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Back to school
by Andrea Tyrell
Aug 01, 2013 | 1269 views | 0 0 comments | 36 36 recommendations | email to a friend | print
With school around the corner, all students must be up-to-date with their immunizations.
With school around the corner, all students must be up-to-date with their immunizations.
Classes starts in less than two weeks for local youths, and by Nevada law, all students, school-aged and those at the university level, must be up-to-date with their immunizations before they set foot inside a classroom. For parents looking to squeeze in last-minute doctor appointments to get such vaccines, they only need to spend the day at the mall with the kids.

Saturday from 10 a.m. to 4 p.m. at Legends at the Sparks Marina, children from infant to age 18 can receive all school required vaccinations while supplies last. Some insurances will be accepted but insurance is also not required. Organizers ask that parents bring their insurances card if have one. 

On Friday, (8/9) from 4 to 8 p.m. at 1580 Hymer Ave., Suite 120 in Sparks, children from infant to 18 can also receive all school vaccinations while supplies last at no cost. Saint Mary’s Immunization Clinic at 1625 E. Prater Way, Suite 102 in Sparks offers all school-required immunizations Tuesdays, Wednesdays and Thursdays for children infant to age 18 at varying costs. Appointments are required.

Before the age of 5, and before entering any kindergarden at any public, private or charter school in Nevada, a child must have five doses of the DTP (diphteria/tetanus/pertussis) vaccine, four doses of the Polio vaccine, two doses of the MMR (measles/mumps/rebella) vaccine, two doses of the Hepatitis A vaccine, three doses of the Hepatitis B vaccine and two doses of Varicella (chicken pox) vaccine. In Nevada, if a college student plans on living in any form of student housing and is under age 23, the student must prove that they received the above mentioned vaccines and must be vaccinated against meningitis.

Families that don’t have insurance can qualify for the Vaccines for Children Program, a federally funded program that provides free vaccines to those who can’t afford them. In order to qualify, the child applying must be Medicaid-eligible, uninsured, underinsured or a Native American/American Indian.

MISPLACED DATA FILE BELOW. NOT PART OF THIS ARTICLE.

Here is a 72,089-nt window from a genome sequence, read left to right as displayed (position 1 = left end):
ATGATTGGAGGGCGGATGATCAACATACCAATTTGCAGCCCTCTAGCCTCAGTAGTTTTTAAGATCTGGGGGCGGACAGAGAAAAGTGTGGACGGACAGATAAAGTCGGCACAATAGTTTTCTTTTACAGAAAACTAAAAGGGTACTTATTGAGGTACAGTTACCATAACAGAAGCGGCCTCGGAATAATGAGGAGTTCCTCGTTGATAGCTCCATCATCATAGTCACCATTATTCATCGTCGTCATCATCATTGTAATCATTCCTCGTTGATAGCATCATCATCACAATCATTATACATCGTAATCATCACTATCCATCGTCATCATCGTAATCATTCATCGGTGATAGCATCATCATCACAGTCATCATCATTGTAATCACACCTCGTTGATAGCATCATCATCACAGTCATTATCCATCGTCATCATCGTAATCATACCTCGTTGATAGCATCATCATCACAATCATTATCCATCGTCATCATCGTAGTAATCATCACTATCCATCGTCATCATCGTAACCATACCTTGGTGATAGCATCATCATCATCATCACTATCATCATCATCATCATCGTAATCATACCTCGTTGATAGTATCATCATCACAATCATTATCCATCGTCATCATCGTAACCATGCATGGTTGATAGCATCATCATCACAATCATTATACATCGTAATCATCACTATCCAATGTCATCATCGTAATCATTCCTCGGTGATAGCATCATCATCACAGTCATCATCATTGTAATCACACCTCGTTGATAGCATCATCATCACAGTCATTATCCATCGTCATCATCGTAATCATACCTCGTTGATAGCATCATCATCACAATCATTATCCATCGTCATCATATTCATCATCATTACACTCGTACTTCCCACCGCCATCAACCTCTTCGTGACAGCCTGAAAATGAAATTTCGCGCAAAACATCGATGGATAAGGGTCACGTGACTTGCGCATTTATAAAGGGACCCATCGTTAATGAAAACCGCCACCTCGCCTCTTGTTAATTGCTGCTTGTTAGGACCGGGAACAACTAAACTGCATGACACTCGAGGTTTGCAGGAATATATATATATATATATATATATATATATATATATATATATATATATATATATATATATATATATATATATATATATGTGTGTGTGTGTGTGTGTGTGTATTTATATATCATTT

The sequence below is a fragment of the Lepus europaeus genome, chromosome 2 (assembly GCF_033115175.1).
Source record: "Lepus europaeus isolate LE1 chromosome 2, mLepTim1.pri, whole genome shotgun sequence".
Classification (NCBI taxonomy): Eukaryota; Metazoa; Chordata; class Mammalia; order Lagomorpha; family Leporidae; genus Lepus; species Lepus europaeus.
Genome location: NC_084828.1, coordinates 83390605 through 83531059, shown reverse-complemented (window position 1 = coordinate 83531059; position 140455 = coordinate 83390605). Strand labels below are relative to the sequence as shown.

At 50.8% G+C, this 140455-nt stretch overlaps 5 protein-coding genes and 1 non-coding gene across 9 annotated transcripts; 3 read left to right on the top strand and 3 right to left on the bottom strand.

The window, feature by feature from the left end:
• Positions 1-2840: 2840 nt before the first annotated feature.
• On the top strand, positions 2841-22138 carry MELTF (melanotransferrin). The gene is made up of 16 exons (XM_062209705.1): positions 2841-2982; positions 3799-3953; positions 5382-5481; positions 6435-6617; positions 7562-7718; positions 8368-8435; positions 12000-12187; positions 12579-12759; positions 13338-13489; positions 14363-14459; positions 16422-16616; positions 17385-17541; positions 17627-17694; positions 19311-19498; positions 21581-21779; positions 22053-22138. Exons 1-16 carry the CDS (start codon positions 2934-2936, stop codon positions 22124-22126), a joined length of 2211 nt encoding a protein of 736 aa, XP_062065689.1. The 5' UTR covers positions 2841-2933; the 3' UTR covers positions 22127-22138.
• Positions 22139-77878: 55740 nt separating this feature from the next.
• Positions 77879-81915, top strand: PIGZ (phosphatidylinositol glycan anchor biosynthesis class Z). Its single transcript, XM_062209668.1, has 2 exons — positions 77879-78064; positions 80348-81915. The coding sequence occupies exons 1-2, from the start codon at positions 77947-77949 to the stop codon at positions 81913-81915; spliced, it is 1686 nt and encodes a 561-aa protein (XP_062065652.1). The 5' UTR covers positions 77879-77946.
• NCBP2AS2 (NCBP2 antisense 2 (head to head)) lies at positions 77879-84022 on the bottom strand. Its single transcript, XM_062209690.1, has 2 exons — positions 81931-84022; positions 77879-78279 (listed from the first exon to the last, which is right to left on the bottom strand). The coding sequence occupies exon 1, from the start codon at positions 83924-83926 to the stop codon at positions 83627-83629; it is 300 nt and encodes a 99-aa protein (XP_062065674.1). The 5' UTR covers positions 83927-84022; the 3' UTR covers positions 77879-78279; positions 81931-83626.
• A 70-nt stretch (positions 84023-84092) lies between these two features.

According to the World Health Organization, high vaccination coverage of children by the age of 2 has resulted in historically low levels of most vaccine-preventable diseases in the United States. Despite the low reported numbers, diseases like pertussis (whooping cough) is one the rise. Doctors attribute those rising cases to parents who refuse to vaccinate their children due to rumors and a lack of vaccination knowledge.

Some parents are concerned about the side effects of vaccinations; that these immunizations can cause minor illnesses like fever and headaches and in some cases long-term aliments such as autism and asthma. According to the American Academy of Pediatrics, vaccinations, such as the MMR vaccine, do not cause autism or other brain disfunction nor personality disorders.

For parents who chose not to vaccinate their children, they can file one of three waivers with Washoe County School District, said Dana Balchuns, the director of Student Health Services at the Washoe County School District. With option one, parents can claim religious indifferences for not getting their child immunized. Option two requires the child’s physician to state why the child cannot be immunized and list the medical reasons against it. Option three is for “children in transition.” Due to a federal law created after Hurricane Katrina, homeless or displaced children who lost medical records to fire, flood or another natural disasters can be waived of immunization requirements. These children will be admitted into education facilities until records can be found or when the child gets properly immunized.

For more information about Sparks community vaccination events, visit
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